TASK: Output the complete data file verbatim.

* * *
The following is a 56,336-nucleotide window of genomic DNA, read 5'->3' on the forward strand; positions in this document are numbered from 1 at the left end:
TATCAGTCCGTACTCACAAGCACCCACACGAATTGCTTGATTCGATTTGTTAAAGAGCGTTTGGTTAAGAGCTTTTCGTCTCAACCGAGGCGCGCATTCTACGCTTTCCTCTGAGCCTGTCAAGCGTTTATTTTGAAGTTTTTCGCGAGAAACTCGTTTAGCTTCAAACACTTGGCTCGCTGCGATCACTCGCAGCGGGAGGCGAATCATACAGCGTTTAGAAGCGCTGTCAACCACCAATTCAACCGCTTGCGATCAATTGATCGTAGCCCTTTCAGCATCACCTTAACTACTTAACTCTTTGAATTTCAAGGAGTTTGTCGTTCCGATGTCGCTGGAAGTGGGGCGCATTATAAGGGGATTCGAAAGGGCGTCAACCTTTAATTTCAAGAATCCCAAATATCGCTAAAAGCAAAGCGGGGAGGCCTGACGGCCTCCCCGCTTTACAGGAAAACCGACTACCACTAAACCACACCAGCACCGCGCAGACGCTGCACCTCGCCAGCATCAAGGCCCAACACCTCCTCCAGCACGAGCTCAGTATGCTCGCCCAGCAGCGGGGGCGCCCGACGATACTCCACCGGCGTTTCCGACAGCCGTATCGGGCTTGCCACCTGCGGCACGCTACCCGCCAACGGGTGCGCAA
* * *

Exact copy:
The following is a 56,336-nucleotide window of genomic DNA, read 5'->3' on the forward strand; positions in this document are numbered from 1 at the left end:
TATCAGTCCGTACTCACAAGCACCCACACGAATTGCTTGATTCGATTTGTTAAAGAGCGTTTGGTTAAGAGCTTTTCGTCTCAACCGAGGCGCGCATTCTACGCTTTCCTCTGAGCCTGTCAAGCGTTTATTTTGAAGTTTTTCGCGAGAAACTCGTTTAGCTTCAAACACTTGGCTCGCTGCGATCACTCGCAGCGGGAGGCGAATCATACAGCGTTTAGAAGCGCTGTCAACCACCAATTCAACCGCTTGCGATCAATTGATCGTAGCCCTTTCAGCATCACCTTAACTACTTAACTCTTTGAATTTCAAGGAGTTTGTCGTTCCGATGTCGCTGGAAGTGGGGCGCATTATAAGGGGATTCGAAAGGGCGTCAACCTTTAATTTCAAGAATCCCAAATATCGCTAAAAGCAAAGCGGGGAGGCCTGACGGCCTCCCCGCTTTACAGGAAAACCGACTACCACTAAACCACACCAGCACCGCGCAGACGCTGCACCTCGCCAGCATCAAGGCCCAACACCTCCTCCAGCACGAGCTCAGTATGCTCGCCCAGCAGCGGGGGCGCCCGACGATACTCCACCGGCGTTTCCGACAGCCGTATCGGGCTTGCCACCTGCGGCACGCTACCCGCCAACGGGTGCGCAA